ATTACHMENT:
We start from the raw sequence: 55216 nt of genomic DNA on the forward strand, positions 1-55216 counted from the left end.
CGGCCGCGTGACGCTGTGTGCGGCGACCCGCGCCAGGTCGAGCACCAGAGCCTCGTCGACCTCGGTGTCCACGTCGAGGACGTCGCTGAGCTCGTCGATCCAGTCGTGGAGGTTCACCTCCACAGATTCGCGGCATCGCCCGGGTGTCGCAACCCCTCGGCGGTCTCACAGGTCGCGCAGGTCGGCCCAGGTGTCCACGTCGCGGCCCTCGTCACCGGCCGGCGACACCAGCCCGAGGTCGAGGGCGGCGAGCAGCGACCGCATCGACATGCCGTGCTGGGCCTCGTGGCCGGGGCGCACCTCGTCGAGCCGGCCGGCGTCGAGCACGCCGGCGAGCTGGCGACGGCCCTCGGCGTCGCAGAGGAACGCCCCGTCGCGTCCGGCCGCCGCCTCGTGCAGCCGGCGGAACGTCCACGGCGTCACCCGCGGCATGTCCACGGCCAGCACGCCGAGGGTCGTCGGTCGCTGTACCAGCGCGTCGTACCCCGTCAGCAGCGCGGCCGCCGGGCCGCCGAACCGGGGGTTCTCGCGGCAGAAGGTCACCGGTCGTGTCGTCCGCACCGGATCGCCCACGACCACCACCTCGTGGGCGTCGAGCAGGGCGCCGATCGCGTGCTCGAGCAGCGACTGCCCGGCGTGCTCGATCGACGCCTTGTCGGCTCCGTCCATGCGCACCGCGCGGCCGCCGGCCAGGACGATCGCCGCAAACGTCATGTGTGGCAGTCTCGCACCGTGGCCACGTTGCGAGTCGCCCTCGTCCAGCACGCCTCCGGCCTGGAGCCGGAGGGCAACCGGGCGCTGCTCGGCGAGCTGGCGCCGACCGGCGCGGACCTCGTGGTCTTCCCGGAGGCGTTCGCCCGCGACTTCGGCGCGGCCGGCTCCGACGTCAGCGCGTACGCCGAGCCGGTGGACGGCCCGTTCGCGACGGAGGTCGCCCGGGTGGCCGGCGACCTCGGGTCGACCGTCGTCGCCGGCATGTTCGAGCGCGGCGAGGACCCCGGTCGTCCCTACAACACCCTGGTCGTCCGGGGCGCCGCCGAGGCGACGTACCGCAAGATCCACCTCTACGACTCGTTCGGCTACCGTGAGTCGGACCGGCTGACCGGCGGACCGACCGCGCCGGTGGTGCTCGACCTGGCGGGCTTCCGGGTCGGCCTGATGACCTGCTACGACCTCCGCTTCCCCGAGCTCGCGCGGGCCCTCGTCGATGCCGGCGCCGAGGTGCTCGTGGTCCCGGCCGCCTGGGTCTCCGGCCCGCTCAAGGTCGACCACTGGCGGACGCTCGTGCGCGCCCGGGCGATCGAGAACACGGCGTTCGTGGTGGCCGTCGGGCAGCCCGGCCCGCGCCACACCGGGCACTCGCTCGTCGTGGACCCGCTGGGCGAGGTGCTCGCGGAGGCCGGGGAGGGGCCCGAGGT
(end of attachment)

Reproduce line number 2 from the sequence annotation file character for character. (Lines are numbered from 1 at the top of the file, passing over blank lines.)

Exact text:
CGGCCGCGTGACGCTGTGTGCGGCGACCCGCGCCAGGTCGAGCACCAGAGCCTCGTCGACCTCGGTGTCCACGTCGAGGACGTCGCTGAGCTCGTCGATCCAGTCGTGGAGGTTCACCTCCACAGATTCGCGGCATCGCCCGGGTGTCGCAACCCCTCGGCGGTCTCACAGGTCGCGCAGGTCGGCCCAGGTGTCCACGTCGCGGCCCTCGTCACCGGCCGGCGACACCAGCCCGAGGTCGAGGGCGGCGAGCAGCGACCGCATCGACATGCCGTGCTGGGCCTCGTGGCCGGGGCGCACCTCGTCGAGCCGGCCGGCGTCGAGCACGCCGGCGAGCTGGCGACGGCCCTCGGCGTCGCAGAGGAACGCCCCGTCGCGTCCGGCCGCCGCCTCGTGCAGCCGGCGGAACGTCCACGGCGTCACCCGCGGCATGTCCACGGCCAGCACGCCGAGGGTCGTCGGTCGCTGTACCAGCGCGTCGTACCCCGTCAGCAGCGCGGCCGCCGGGCCGCCGAACCGGGGGTTCTCGCGGCAGAAGGTCACCGGTCGTGTCGTCCGCACCGGATCGCCCACGACCACCACCTCGTGGGCGTCGAGCAGGGCGCCGATCGCGTGCTCGAGCAGCGACTGCCCGGCGTGCTCGATCGACGCCTTGTCGGCTCCGTCCATGCGCACCGCGCGGCCGCCGGCCAGGACGATCGCCGCAAACGTCATGTGTGGCAGTCTCGCACCGTGGCCACGTTGCGAGTCGCCCTCGTCCAGCACGCCTCCGGCCTGGAGCCGGAGGGCAACCGGGCGCTGCTCGGCGAGCTGGCGCCGACCGGCGCGGACCTCGTGGTCTTCCCGGAGGCGTTCGCCCGCGACTTCGGCGCGGCCGGCTCCGACGTCAGCGCGTACGCCGAGCCGGTGGACGGCCCGTTCGCGACGGAGGTCGCCCGGGTGGCCGGCGACCTCGGGTCGACCGTCGTCGCCGGCATGTTCGAGCGCGGCGAGGACCCCGGTCGTCCCTACAACACCCTGGTCGTCCGGGGCGCCGCCGAGGCGACGTACCGCAAGATCCACCTCTACGACTCGTTCGGCTACCGTGAGTCGGACCGGCTGACCGGCGGACCGACCGCGCCGGTGGTGCTCGACCTGGCGGGCTTCCGGGTCGGCCTGATGACCTGCTACGACCTCCGCTTCCCCGAGCTCGCGCGGGCCCTCGTCGATGCCGGCGCCGAGGTGCTCGTGGTCCCGGCCGCCTGGGTCTCCGGCCCGCTCAAGGTCGACCACTGGCGGACGCTCGTGCGCGCCCGGGCGATCGAGAACACGGCGTTCGTGGTGGCCGTCGGGCAGCCCGGCCCGCGCCACACCGGGCACTCGCTCGTCGTGGACCCGCTGGGCGAGGTGCTCGCGGAGGCCGGGGAGGGGCCCGAGGT